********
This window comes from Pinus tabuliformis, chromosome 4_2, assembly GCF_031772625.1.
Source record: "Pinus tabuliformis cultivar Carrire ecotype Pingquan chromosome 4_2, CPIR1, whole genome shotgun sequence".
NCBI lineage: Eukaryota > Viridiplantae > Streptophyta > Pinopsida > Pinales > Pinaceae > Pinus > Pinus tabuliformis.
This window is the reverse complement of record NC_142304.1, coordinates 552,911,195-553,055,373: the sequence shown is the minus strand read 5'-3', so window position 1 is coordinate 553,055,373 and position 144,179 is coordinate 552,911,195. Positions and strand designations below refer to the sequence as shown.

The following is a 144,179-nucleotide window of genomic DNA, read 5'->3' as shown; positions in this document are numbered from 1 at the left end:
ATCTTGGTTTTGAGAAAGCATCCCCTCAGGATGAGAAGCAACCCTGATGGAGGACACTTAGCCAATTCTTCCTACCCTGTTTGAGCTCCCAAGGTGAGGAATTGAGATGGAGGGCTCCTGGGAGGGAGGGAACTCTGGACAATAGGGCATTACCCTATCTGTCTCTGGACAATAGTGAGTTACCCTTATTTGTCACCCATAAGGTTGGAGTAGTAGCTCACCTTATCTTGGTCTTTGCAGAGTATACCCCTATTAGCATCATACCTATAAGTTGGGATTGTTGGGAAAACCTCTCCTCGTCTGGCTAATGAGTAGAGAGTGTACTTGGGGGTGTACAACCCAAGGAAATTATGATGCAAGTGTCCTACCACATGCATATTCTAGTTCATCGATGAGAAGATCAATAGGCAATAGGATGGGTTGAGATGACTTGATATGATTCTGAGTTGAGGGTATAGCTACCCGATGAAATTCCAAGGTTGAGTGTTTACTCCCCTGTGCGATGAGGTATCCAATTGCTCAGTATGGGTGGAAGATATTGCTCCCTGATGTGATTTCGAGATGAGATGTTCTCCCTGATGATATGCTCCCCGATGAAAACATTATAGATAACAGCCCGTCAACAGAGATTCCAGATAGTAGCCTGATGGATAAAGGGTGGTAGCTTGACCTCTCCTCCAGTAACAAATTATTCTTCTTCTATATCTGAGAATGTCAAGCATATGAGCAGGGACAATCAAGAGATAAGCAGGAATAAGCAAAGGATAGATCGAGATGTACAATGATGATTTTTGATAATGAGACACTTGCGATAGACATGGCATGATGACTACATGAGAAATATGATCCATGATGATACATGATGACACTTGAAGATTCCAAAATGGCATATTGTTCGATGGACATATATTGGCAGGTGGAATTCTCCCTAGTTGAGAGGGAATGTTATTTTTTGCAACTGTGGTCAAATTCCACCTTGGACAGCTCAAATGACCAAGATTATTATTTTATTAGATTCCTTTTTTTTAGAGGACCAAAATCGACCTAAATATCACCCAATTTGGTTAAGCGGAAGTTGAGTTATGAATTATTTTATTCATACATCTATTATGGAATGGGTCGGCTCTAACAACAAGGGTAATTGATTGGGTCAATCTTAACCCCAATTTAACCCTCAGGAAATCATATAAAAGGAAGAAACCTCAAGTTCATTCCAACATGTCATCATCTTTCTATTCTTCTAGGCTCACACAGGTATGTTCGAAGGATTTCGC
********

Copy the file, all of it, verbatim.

This window comes from Pinus tabuliformis, chromosome 4_2, assembly GCF_031772625.1.
Source record: "Pinus tabuliformis cultivar Carrire ecotype Pingquan chromosome 4_2, CPIR1, whole genome shotgun sequence".
NCBI lineage: Eukaryota > Viridiplantae > Streptophyta > Pinopsida > Pinales > Pinaceae > Pinus > Pinus tabuliformis.
This window is the reverse complement of record NC_142304.1, coordinates 552,911,195-553,055,373: the sequence shown is the minus strand read 5'-3', so window position 1 is coordinate 553,055,373 and position 144,179 is coordinate 552,911,195. Positions and strand designations below refer to the sequence as shown.

The following is a 144,179-nucleotide window of genomic DNA, read 5'->3' as shown; positions in this document are numbered from 1 at the left end:
ATCTTGGTTTTGAGAAAGCATCCCCTCAGGATGAGAAGCAACCCTGATGGAGGACACTTAGCCAATTCTTCCTACCCTGTTTGAGCTCCCAAGGTGAGGAATTGAGATGGAGGGCTCCTGGGAGGGAGGGAACTCTGGACAATAGGGCATTACCCTATCTGTCTCTGGACAATAGTGAGTTACCCTTATTTGTCACCCATAAGGTTGGAGTAGTAGCTCACCTTATCTTGGTCTTTGCAGAGTATACCCCTATTAGCATCATACCTATAAGTTGGGATTGTTGGGAAAACCTCTCCTCGTCTGGCTAATGAGTAGAGAGTGTACTTGGGGGTGTACAACCCAAGGAAATTATGATGCAAGTGTCCTACCACATGCATATTCTAGTTCATCGATGAGAAGATCAATAGGCAATAGGATGGGTTGAGATGACTTGATATGATTCTGAGTTGAGGGTATAGCTACCCGATGAAATTCCAAGGTTGAGTGTTTACTCCCCTGTGCGATGAGGTATCCAATTGCTCAGTATGGGTGGAAGATATTGCTCCCTGATGTGATTTCGAGATGAGATGTTCTCCCTGATGATATGCTCCCCGATGAAAACATTATAGATAACAGCCCGTCAACAGAGATTCCAGATAGTAGCCTGATGGATAAAGGGTGGTAGCTTGACCTCTCCTCCAGTAACAAATTATTCTTCTTCTATATCTGAGAATGTCAAGCATATGAGCAGGGACAATCAAGAGATAAGCAGGAATAAGCAAAGGATAGATCGAGATGTACAATGATGATTTTTGATAATGAGACACTTGCGATAGACATGGCATGATGACTACATGAGAAATATGATCCATGATGATACATGATGACACTTGAAGATTCCAAAATGGCATATTGTTCGATGGACATATATTGGCAGGTGGAATTCTCCCTAGTTGAGAGGGAATGTTATTTTTTGCAACTGTGGTCAAATTCCACCTTGGACAGCTCAAATGACCAAGATTATTATTTTATTAGATTCCTTTTTTTTAGAGGACCAAAATCGACCTAAATATCACCCAATTTGGTTAAGCGGAAGTTGAGTTATGAATTATTTTATTCATACATCTATTATGGAATGGGTCGGCTCTAACAACAAGGGTAATTGATTGGGTCAATCTTAACCCCAATTTAACCCTCAGGAAATCATATAAAAGGAAGAAACCTCAAGTTCATTCCAACATGTCATCATCTTTCTATTCTTCTAGGCTCACACAGGTATGTTCGAAGGATTTCGC